amest i bovvered, forsooth?

googlebus:

hey does this dick in my mouth make me look gay?

9 hours ago via obichan (originally googlebus)

saydolly:

Aziz Ansari is like the king of callouts.

(Source: renloras)

4thalbum:

"all gays will go to hell"

oh noooo…. what will i do… surrounded with ……. nothing ……. but other homosexuals……….. u win this round……… god

stunningpicture:

I work with comedians

stunningpicture:

I work with comedians

heyreallygiger:

if i ever met satan the first thing i would say is “did it hurt…when you fell from heaven??” It would be hilarious. The next thing I would do is probably burst into flame and get impaled dozens of times but it would still be hilarious

(Source: slaphat)

9 hours ago via dejayvu (originally slaphat)

transitiontransmission:

MTV and Logo will premiere Laverne Cox Presents: The T Word, a documentary following seven transgender youths and the issues they face.

On October 17, MTV and Logo will simultaneously premiere “Laverne Cox Presents: The T Word,” a documentary produced by “Orange Is the New Black” cast member Laverne Cox. The hour-long documentary follows the lives of seven transgender youths. They hail from New York, New Orleans and Baltimore and range in age from 12 to 24 years old, but they share common obstacles and joys.

Cox, an activist for transgender issues as well as an actress, also acts as host for the documentary, walking viewers through the difficulties of coming out, how race plays into the equation, bullying, violence and familial and social support.

Viewers will meet Kye, a Brooklyn man who was the first transgender Division I basketball player ever, as well as college freshman Ari, an 18-year-old man taking his first steps into campus life. Zoey, a 12-year-old navigating life at her new school in California after school administrators refused to acknowledge her as a girl, is also featured, among other true life stories.

After the documentary’s premiere, Logo and MTV.com will host an hour-long “Trans Forum,” hosted by Cox and SuChin Pak. Alongside the subjects of the documentary, Cox will field questions from audience members and those tuning in via social media.

The documentary was produced as part of MTV’s Look Different campaign, a multi-year initiative to identify and fight biases, whether they be based in gender, sexual orientation or race.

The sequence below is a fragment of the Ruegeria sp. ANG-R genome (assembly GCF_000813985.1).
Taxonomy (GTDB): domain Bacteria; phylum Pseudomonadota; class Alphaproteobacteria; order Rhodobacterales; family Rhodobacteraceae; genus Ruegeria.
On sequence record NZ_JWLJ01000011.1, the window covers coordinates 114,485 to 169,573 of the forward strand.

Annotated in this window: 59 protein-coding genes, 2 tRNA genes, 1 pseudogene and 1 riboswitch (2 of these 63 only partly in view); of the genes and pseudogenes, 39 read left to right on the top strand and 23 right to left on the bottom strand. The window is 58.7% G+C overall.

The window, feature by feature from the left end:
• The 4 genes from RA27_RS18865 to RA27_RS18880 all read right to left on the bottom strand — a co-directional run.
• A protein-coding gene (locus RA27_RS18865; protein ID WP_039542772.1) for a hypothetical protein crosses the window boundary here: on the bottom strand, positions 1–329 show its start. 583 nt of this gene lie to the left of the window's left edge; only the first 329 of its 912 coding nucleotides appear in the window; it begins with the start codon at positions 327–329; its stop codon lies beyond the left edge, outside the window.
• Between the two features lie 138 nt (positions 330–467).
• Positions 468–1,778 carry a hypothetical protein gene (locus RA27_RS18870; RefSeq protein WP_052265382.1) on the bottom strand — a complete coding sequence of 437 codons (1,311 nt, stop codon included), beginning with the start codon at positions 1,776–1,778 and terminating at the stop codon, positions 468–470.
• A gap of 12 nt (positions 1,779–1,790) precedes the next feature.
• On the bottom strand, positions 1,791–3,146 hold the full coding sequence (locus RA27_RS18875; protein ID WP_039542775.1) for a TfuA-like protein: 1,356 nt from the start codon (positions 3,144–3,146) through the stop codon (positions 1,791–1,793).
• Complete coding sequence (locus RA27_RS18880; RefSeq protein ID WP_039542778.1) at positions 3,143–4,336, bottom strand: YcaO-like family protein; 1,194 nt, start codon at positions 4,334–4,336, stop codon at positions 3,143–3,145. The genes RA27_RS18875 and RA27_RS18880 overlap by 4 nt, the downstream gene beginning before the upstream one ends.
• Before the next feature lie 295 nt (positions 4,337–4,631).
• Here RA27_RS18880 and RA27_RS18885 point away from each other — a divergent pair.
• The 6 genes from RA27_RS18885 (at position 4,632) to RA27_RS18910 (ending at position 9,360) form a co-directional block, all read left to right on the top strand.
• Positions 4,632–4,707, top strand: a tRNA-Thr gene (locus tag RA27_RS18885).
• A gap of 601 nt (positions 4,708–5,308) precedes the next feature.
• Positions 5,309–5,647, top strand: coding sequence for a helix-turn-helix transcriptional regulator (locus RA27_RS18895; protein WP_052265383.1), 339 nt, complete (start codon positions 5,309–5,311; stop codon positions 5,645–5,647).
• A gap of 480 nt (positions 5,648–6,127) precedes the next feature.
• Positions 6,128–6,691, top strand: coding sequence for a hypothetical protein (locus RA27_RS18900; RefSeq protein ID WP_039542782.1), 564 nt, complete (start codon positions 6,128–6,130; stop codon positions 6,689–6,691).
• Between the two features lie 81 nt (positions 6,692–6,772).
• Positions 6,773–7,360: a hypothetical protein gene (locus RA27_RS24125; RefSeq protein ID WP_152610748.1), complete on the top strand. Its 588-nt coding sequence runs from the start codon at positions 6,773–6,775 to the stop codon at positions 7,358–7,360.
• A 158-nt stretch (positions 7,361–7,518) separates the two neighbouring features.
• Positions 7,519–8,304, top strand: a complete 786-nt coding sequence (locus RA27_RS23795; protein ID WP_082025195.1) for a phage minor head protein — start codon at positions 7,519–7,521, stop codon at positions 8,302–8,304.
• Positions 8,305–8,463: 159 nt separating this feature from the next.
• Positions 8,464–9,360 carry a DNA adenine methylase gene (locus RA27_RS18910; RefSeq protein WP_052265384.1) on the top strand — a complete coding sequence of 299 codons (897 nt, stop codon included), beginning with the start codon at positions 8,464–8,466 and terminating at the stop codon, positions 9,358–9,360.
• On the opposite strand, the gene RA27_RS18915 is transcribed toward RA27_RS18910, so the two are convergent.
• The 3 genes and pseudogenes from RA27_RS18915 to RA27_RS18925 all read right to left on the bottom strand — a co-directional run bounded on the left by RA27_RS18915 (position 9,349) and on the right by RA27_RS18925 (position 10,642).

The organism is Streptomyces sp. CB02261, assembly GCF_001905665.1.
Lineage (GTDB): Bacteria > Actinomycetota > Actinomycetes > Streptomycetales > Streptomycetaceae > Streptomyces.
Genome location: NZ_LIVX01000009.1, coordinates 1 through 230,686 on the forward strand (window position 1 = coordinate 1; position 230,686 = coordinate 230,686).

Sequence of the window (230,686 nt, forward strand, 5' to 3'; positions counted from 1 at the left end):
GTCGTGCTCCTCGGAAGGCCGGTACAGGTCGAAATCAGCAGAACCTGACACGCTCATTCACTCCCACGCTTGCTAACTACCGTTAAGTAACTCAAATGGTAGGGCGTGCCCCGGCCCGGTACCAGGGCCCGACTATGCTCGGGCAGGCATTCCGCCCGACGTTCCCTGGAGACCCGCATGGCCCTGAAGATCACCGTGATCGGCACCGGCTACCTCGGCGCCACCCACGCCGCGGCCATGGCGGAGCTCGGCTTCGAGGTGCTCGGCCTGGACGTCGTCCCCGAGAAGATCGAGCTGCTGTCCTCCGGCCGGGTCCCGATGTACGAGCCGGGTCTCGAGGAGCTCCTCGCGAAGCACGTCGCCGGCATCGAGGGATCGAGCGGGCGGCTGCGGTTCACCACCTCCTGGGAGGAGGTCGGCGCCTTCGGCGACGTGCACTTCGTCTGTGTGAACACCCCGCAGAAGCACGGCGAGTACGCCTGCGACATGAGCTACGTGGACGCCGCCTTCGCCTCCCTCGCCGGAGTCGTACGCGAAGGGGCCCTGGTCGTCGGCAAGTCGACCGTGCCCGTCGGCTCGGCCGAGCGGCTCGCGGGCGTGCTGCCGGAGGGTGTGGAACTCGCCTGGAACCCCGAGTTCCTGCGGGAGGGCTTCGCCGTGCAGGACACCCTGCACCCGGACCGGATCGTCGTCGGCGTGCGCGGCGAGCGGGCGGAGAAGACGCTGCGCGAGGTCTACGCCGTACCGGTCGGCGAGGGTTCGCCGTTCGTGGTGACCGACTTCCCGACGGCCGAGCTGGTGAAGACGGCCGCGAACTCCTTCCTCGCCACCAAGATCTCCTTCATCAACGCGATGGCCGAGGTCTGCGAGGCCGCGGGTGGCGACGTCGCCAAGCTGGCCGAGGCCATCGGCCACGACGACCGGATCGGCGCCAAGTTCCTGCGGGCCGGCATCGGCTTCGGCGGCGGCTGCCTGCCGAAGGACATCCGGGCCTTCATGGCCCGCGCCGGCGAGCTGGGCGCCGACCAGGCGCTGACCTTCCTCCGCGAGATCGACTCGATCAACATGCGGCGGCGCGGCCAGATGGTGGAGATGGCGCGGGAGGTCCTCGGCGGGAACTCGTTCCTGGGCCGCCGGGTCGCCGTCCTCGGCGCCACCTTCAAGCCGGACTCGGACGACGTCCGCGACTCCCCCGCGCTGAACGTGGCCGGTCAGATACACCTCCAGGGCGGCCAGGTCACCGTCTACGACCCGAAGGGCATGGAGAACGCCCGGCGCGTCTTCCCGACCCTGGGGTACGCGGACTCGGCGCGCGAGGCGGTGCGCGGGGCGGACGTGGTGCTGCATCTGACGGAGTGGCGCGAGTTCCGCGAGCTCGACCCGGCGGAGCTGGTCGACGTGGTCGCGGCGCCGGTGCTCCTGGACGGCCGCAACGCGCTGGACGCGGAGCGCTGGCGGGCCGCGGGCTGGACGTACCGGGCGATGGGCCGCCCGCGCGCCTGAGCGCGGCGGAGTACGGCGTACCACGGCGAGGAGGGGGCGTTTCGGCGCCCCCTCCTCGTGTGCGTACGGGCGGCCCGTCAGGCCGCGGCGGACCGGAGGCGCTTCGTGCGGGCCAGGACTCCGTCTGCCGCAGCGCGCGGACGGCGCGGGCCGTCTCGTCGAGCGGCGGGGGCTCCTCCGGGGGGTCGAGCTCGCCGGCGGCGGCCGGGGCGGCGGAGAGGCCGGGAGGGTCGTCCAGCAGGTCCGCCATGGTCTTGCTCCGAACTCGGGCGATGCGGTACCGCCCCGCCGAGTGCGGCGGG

“Laverne Cox Presents: The T Word” will air on October 17 and 7 p.m. ET.

clittered:

holy shit

(Source: sandandglass)

partyymonsterr:

His special attack is windmill.

partyymonsterr:

His special attack is windmill.

(Source: best-of-imgur)

theponderingponds:

conorayne:

josiephone:

alwaysactually:

lusilly:

some muggleborn like “i want to be an astronaut when i grow up!”

wizard kids like “wtf is an astronaut”

"oh you know…the people who go to the moon"

implying that magical children would know literally nothing outside of the wizarding worldimage



image

and he was supposed to be the expert

(Source: lusilly2)

10 hours ago via suspectatom (originally lusilly2)

"For the record, feminism by definition is: ‘The belief that men and women should have equal rights and opportunities. It is the theory of the political, economic and social equality of the sexes.’
I started questioning gender-based assumptions when at eight I was confused at being called “bossy,” because I wanted to direct the plays we would put on for our parents—but the boys were not.When at 14 I started being sexualized by certain elements of the press.When at 15 my girlfriends started dropping out of their sports teams because they didn’t want to appear “muscly.”When at 18 my male friends were unable to express their feelings.I decided I was a feminist and this seemed uncomplicated to me. But my recent research has shown me that feminism has become an unpopular word. Apparently I am among the ranks of women whose expressions are seen as too strong, too aggressive, isolating, anti-men and, unattractive.
Why is the word such an uncomfortable one?”

"For the record, feminism by definition is: ‘The belief that men and women should have equal rights and opportunities. It is the theory of the political, economic and social equality of the sexes.’

I started questioning gender-based assumptions when at eight I was confused at being called “bossy,” because I wanted to direct the plays we would put on for our parents—but the boys were not.

When at 14 I started being sexualized by certain elements of the press.

When at 15 my girlfriends started dropping out of their sports teams because they didn’t want to appear “muscly.”

When at 18 my male friends were unable to express their feelings.

I decided I was a feminist and this seemed uncomplicated to me. But my recent research has shown me that feminism has become an unpopular word. Apparently I am among the ranks of women whose expressions are seen as too strong, too aggressive, isolating, anti-men and, unattractive.

Why is the word such an uncomfortable one?”

(Source: holandroden)